Anne Lister: the secret’s out!

From coded whispers about daily tasks to private reflections, come and unravel Anne Lister’s coded musings beyond romantic aspects. This month we welcome the West Yorkshire Archive Service for an EYA blog edition on secret histories.

Anne Lister setting her intention to write in her journal. SH:7/ML/E/1/0002, Calderdale, West Yorkshire Archive Service.

Anne Lister: the incredible Yorkshire woman, whose journals tell the tale of a landowner, traveller, businesswoman and, of course, lesbian. Her prolific journals span 26 volumes, composed of two small notebooks and 24 hardbound volumes. These contain over five million words- with around 1/6th of these written in a secret code she devised to write of her relationships with women.

The telling of these relationships brought Anne Lister ‘out of the closet’ (or in this case, from behind the wall panels in which the journals were hidden) most notably through the works of Helena Whitbread, and in the BBC drama “Gentleman Jack” by Sally Wainwright. Particular mention also needs to be made of the works of Jill Liddington, Muriel Green and Phyliss Ramsden.

After Anne’s death in 1840, her journals lay dormant, until discovered decades later by her ancestor John Lister, the Hall’s final Lister resident. Along with his friend, Arthur Burrell, John set out to read them, but first, they had to break her secret code. Using a scrap of paper on which Anne had written ‘In God is my hope’, with the word ‘hope’ written in code, they deciphered Anne’s secret language and thus revealed the intimate parts of her life she wished to be hidden.

Fearing the consequences of such a scandal getting out, the pair considered burning the diaries. However, John recognized the journals’ historical value and couldn’t bring himself to do so. Instead, he placed the diaries behind one of the panels in Shibden Hall, where they remained until 1933 when John passed away. Subsequently, the Hall and its hidden treasures fell into the hands of Halifax Corporation (now Calderdale Council).

The Genesis of the Code

Anne devised the code during her time at school in York, as a means to communicate with her then-girlfriend, and first love, Eliza Raine. This substitution cipher, devoid of word breaks and punctuation, merged Greek and algebraic symbols. The entries captured their youthful turmoil in notes strewn with 19th-century teenage angst, where they endearingly addressed one another as husband and wife.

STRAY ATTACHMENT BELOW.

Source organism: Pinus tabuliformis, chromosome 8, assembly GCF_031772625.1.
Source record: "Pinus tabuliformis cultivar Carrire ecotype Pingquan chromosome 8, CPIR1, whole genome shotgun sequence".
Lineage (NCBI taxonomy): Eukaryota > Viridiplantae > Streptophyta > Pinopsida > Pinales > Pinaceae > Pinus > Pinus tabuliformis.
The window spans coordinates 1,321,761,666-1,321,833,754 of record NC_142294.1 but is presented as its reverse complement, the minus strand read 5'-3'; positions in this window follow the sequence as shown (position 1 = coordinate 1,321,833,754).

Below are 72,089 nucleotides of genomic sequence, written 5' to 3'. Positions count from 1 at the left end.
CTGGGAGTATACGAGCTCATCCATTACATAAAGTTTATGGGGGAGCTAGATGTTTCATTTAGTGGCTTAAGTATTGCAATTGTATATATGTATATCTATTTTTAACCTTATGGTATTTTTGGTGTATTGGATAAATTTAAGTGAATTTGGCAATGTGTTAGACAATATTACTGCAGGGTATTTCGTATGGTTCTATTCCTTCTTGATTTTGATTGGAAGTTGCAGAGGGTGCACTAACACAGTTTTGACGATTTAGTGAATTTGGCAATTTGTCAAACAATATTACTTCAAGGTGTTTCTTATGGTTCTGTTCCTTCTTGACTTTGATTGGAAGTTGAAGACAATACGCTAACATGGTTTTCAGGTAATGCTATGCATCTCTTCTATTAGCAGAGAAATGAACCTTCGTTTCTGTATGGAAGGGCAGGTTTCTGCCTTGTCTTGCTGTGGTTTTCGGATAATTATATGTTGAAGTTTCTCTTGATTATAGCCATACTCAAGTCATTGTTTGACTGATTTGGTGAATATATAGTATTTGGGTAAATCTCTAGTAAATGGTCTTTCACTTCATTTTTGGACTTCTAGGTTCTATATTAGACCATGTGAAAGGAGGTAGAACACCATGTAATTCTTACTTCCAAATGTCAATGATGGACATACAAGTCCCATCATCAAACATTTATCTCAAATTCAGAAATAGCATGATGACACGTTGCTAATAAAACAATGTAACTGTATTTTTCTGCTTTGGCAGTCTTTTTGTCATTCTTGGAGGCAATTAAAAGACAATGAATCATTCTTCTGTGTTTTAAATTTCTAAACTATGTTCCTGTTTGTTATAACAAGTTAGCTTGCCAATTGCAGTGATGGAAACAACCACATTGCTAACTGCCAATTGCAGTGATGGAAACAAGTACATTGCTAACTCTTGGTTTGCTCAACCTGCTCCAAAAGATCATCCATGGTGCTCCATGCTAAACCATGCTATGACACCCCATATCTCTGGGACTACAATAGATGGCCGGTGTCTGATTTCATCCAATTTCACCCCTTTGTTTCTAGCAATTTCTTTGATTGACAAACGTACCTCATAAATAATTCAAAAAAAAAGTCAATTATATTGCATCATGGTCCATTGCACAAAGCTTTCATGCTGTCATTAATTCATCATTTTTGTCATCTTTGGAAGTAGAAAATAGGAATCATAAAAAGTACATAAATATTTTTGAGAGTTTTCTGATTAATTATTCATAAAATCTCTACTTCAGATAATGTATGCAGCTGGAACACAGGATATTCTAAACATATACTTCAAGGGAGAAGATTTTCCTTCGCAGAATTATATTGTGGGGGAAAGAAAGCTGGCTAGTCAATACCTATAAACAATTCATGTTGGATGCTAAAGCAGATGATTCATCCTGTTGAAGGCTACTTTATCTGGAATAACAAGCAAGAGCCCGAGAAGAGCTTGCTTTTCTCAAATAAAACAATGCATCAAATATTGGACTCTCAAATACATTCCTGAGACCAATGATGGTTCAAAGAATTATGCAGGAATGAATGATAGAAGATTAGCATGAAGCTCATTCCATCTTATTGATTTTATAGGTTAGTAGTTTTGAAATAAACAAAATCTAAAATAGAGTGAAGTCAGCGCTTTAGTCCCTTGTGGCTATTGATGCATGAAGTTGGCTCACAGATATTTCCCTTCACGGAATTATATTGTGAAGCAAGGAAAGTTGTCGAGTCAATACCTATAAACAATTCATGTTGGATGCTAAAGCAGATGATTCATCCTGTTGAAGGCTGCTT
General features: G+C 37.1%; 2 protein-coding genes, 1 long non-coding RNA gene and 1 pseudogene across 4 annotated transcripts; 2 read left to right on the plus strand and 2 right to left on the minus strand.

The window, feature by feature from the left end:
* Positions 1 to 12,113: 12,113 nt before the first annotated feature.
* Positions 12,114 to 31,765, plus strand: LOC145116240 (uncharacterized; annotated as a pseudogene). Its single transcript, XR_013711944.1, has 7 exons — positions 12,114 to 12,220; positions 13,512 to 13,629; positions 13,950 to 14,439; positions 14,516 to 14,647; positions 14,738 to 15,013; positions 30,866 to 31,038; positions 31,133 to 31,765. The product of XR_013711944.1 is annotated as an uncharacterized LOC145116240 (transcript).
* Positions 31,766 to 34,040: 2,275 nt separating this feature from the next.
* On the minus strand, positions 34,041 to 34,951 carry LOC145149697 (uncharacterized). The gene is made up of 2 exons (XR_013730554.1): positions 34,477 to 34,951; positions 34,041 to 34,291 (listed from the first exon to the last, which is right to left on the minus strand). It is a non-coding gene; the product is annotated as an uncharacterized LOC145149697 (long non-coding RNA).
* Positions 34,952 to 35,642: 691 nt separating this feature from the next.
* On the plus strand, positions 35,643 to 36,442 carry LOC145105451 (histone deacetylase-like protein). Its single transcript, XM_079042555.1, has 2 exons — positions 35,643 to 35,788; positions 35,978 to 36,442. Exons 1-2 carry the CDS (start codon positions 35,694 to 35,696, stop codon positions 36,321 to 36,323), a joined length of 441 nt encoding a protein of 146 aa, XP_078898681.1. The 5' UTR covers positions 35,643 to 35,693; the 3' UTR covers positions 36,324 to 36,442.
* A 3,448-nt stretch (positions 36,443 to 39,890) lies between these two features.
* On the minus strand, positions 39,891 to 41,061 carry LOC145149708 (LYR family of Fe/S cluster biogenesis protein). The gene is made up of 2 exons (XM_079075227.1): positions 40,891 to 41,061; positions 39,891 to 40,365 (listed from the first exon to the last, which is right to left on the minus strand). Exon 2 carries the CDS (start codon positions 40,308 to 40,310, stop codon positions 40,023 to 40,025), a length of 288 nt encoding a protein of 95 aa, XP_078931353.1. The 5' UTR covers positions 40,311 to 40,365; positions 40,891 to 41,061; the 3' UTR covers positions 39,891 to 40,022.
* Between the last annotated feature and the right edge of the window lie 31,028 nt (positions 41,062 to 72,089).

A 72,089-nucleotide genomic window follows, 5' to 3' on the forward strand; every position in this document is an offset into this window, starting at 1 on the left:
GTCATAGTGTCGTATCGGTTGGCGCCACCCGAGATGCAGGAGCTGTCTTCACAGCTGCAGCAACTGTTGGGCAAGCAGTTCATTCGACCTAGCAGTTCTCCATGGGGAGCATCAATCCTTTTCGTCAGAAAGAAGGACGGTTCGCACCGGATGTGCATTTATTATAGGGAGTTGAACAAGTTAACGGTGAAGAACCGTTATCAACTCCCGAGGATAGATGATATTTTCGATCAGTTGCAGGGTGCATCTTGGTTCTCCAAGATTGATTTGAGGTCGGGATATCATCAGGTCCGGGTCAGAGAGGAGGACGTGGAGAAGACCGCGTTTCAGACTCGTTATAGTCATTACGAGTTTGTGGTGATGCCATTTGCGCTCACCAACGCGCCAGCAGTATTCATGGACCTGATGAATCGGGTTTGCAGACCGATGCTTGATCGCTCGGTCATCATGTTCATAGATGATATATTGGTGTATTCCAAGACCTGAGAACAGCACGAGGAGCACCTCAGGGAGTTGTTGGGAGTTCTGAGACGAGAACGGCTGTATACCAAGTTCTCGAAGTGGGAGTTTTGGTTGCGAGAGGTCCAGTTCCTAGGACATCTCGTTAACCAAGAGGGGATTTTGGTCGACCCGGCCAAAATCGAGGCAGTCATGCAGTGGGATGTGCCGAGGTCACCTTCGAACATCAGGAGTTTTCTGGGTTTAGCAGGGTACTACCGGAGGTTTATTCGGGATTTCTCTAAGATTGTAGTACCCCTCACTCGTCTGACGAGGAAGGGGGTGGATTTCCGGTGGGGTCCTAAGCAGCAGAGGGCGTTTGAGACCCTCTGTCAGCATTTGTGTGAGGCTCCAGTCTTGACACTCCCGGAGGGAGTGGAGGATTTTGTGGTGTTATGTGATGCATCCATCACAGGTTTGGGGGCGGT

A coded note from Eliza Raine to her girlfriend Anne Lister, in which she affectionately refers to her as her darling husband. SH:7/ML/E/26/1/0016, Calderdale, WYAS.

Later throughout her life, this code provided a means of recording her love, pain, and sexual experiences with other women. Some were unrequited, some successful, some incredibly graphic, but all were safeguarded within her journal’s pages.

Anne Lister’s heartbreak over Mariana Lawton. SH:7/ML/E/5/0012, Calderdale, WYAS.

Beyond the ‘romantic’

Anne’s cipher chronicled more than just her love life. It also captured the banality of daily existence— mending garments, tallying coins, and other seemingly trivial details. This raises the question: why cloak such ordinary matters in secrecy? Anne’s selections for coded entries reveal her vulnerabilities, the ordinariness of life, and a journey of self-discovery.

Anne’s use of code to talk of her time spent on menial tasks. SH:7/ML/E/3/0012, Calderdale, WYAS.

Her journal served as a confidant in much the same way as friends do today. Though we are often reluctant to admit it, not all gossip is benign. Anne’s coded musings were akin to whispered private remarks—perhaps an unflattering personal observation, or a wry joke at someone else’s expense.

Anne and her aunt share a laugh at Ann Walkers’ expense. SH:7/ML/E/17/0010, Calderdale, WYAS.

Some of the coded passages are understandable in their desire for secrecy. When you read her descriptions of self-medicating for a venereal disease, making observations of boils, and documenting bowel movements, it’s not surprising that Anne wished to keep these matters private. Similarly, her less-than-flattering reflections on contemporaries align with a desire for discretion. One need only look to nearby Wakefield and the fate of the diaries of fellow Yorkshire woman Clara Clarkson. After Clarkson’s death, esteemed individuals in neighbouring Wakefield petitioned to destroy her diaries, fearing the possibility of scandal if the pages were to come to light.

Anne cut a striking figure amongst the town folk of Halifax. SH:7/ML/E/2/0041, Calderdale, WYAS.

She also used the code to discuss matters and family links, that she felt beneath her. Anne held herself to a high standard and aspired to a higher position in society. She was after all a land owner, determined to make her Shibden estate profitable and her home Shibden Hall as grand as (her wife’s!) finances would allow. She sought the company of high society and aimed to distance herself as much as possible from her family’s ‘trade’ roots. Her disapproval of her sister’s declared intention to marry a local successful tradesman, John Abbott demonstrates this most vehemently.

Ultimately the code, and the journal as a whole, provided Anne with a release. This gave her the mental freedom to authentically express herself in all aspects of life and love. She writes in May 1824 “What a comfort is this journal. I tell myself to myself and throw the burden on my book and feel relieved”.

Water colour portrait of Anne Lister of Shibden Hall. SH:2/M/19/1/1, Calderdale, WYAS.

Where to read more

You can view Anne’s journals on the WYAS catalogue. Transcriptions are available up to 1834 (at the time of writing). The remaining transcripts are due to be released throughout 2024.

Written by Jenny Wood: Anne Lister Diary Transcription Project Lead, West Yorkshire Archive Service


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